Comefromaway Fri 24-May-19 11:45:02

Ok - So due to the lack of actual A levels in "Knitting, Photography & Sculpture" I entered the nearest equivalents into Informed Choices

Design Technology (Textiles)
Art & Design (Photography) or (Fine Art incloudes photography & sculpture)
Then for a 3rd I chose the much maligned Media Studies

And I came up with a variety of courses you could apply to including Fine Art at Oxford (of course the most prestigious instituions offering this kind of subject are not Russell Group necessarily.

ErrolTheDragon Fri 24-May-19 12:44:02

How well 'being able to apply to' translates into 'getting an offer from' is another matter, of course.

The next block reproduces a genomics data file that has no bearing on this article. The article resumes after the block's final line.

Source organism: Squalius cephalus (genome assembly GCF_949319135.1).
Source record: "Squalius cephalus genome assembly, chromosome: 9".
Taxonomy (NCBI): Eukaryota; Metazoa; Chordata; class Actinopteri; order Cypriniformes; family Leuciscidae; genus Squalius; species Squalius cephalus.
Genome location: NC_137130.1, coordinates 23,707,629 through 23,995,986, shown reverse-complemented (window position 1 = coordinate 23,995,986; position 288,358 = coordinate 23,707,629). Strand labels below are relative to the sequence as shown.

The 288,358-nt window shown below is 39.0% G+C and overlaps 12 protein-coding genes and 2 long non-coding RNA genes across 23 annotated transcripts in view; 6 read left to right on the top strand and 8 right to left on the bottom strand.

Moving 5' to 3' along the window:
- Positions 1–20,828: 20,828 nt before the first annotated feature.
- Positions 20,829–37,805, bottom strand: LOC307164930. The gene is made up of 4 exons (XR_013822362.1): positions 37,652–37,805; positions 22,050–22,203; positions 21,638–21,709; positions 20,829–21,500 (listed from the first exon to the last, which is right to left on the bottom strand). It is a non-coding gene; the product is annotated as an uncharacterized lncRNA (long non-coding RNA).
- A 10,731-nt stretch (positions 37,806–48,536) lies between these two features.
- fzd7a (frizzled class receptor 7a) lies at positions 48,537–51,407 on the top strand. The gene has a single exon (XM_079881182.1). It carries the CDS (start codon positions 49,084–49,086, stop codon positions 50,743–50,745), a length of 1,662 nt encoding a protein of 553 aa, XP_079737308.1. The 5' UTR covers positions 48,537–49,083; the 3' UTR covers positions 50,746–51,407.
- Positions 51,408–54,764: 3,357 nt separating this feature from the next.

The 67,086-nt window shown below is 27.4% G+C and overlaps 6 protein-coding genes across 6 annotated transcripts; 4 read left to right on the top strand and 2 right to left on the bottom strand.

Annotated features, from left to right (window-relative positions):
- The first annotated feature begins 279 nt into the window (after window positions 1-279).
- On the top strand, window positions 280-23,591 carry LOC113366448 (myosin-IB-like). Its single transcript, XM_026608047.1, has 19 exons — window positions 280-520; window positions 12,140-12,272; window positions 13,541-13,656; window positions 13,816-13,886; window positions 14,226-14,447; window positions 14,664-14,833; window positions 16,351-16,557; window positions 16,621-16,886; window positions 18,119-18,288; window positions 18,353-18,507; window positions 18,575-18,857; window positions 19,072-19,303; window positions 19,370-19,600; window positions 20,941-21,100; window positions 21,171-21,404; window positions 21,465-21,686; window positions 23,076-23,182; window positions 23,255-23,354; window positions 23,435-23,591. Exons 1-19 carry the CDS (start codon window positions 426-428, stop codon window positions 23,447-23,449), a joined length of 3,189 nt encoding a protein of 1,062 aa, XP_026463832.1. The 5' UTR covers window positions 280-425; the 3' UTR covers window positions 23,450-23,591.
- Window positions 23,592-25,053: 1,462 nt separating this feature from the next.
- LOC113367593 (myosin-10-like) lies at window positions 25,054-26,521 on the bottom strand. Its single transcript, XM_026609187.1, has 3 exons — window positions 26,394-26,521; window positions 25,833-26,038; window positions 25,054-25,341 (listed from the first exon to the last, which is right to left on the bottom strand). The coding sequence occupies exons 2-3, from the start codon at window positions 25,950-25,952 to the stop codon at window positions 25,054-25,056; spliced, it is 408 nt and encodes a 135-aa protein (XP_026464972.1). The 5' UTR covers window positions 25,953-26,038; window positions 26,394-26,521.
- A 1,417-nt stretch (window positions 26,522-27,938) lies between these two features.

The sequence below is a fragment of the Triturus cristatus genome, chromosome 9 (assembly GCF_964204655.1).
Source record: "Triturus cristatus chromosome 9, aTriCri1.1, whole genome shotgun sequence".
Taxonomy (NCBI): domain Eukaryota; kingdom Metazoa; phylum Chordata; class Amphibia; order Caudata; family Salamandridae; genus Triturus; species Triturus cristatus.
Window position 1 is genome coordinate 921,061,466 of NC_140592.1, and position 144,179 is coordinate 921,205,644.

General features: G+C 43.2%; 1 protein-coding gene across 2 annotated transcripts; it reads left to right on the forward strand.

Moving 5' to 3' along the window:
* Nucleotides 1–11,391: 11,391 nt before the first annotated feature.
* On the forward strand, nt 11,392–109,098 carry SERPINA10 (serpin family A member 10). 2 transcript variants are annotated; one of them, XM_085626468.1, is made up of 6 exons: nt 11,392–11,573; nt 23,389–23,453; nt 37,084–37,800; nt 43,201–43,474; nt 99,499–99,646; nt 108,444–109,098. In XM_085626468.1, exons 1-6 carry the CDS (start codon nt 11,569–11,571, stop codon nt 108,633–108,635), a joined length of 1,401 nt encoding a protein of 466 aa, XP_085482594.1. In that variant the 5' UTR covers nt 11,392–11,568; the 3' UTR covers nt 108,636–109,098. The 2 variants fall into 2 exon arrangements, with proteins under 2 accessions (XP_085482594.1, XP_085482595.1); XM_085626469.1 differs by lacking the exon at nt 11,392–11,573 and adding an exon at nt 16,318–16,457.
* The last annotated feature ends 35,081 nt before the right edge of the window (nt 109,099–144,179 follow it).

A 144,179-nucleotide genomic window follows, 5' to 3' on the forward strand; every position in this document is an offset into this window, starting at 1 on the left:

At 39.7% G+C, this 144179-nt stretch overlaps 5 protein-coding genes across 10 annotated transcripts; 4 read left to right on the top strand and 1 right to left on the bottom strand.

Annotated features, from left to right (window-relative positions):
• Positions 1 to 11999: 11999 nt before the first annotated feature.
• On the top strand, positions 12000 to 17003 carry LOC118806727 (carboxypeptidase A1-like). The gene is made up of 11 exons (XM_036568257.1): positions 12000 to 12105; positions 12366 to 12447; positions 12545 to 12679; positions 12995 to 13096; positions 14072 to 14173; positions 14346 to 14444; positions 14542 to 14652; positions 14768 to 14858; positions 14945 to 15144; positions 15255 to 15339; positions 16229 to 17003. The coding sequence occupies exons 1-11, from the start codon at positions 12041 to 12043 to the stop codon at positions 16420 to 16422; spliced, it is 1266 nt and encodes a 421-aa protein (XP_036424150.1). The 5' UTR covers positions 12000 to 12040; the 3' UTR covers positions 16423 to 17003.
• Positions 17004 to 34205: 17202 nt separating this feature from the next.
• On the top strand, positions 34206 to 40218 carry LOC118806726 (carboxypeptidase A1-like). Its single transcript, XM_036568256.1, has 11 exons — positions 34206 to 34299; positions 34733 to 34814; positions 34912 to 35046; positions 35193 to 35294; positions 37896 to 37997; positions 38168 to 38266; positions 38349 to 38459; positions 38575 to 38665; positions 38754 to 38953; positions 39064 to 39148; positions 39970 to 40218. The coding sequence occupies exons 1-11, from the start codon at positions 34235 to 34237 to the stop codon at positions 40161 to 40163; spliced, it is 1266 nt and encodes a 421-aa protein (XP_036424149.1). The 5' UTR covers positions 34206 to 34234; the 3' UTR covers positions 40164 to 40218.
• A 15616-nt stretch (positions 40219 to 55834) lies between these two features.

Lancelottie Fri 24-May-19 12:54:52

Kazzyhoward -- is he the type who could teach himself Further Maths from the online courses, maybe in a gap year? Try amsp.org.uk/ for information. DS (doing engineering degree) didn't do the whole thing but did pick up a couple of extra modules that way.

ErrolTheDragon Fri 24-May-19 13:21:41

Someone with aspirations for a high ranking maths degree ought to be able to teach themselves some of the FM content. DD (another engineer, 'good at maths' rather than 'a mathematician') self-taught M3 (old spec) and did very well on it.

Schools used to encourage bright students to do 4 A levels so there was no reason not to include FM alongside maths and 2 others. Whereas if they're being squeezed down to only 3, FM, maths and physics is exactly right if you know you want to do maths, physics or engineering (other than chem eng) but restrictive if you don't know for sure what you want to go on to.